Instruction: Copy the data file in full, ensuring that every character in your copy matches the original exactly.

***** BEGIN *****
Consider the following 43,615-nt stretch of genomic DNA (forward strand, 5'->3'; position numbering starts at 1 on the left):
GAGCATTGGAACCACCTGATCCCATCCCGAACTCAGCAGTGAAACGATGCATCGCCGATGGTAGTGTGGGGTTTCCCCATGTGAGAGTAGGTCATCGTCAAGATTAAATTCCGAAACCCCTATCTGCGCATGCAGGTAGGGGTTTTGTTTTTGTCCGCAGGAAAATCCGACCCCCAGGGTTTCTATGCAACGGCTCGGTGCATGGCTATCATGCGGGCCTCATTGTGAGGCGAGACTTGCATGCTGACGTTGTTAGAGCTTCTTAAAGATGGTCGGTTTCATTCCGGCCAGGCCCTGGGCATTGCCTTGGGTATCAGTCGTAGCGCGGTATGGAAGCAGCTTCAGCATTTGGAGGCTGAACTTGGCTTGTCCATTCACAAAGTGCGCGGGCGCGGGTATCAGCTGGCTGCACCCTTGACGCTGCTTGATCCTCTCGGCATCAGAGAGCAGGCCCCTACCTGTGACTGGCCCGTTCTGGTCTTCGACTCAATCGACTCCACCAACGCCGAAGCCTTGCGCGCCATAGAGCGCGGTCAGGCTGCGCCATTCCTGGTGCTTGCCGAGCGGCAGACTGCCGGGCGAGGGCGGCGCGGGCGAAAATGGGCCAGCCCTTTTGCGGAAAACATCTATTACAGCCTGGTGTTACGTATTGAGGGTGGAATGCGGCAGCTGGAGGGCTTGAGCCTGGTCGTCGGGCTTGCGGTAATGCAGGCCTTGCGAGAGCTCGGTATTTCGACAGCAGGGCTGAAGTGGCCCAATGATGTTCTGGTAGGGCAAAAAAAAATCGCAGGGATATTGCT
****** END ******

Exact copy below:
Consider the following 43,615-nt stretch of genomic DNA (forward strand, 5'->3'; position numbering starts at 1 on the left):
GAGCATTGGAACCACCTGATCCCATCCCGAACTCAGCAGTGAAACGATGCATCGCCGATGGTAGTGTGGGGTTTCCCCATGTGAGAGTAGGTCATCGTCAAGATTAAATTCCGAAACCCCTATCTGCGCATGCAGGTAGGGGTTTTGTTTTTGTCCGCAGGAAAATCCGACCCCCAGGGTTTCTATGCAACGGCTCGGTGCATGGCTATCATGCGGGCCTCATTGTGAGGCGAGACTTGCATGCTGACGTTGTTAGAGCTTCTTAAAGATGGTCGGTTTCATTCCGGCCAGGCCCTGGGCATTGCCTTGGGTATCAGTCGTAGCGCGGTATGGAAGCAGCTTCAGCATTTGGAGGCTGAACTTGGCTTGTCCATTCACAAAGTGCGCGGGCGCGGGTATCAGCTGGCTGCACCCTTGACGCTGCTTGATCCTCTCGGCATCAGAGAGCAGGCCCCTACCTGTGACTGGCCCGTTCTGGTCTTCGACTCAATCGACTCCACCAACGCCGAAGCCTTGCGCGCCATAGAGCGCGGTCAGGCTGCGCCATTCCTGGTGCTTGCCGAGCGGCAGACTGCCGGGCGAGGGCGGCGCGGGCGAAAATGGGCCAGCCCTTTTGCGGAAAACATCTATTACAGCCTGGTGTTACGTATTGAGGGTGGAATGCGGCAGCTGGAGGGCTTGAGCCTGGTCGTCGGGCTTGCGGTAATGCAGGCCTTGCGAGAGCTCGGTATTTCGACAGCAGGGCTGAAGTGGCCCAATGATGTTCTGGTAGGGCAAAAAAAAATCGCAGGGATATTGCT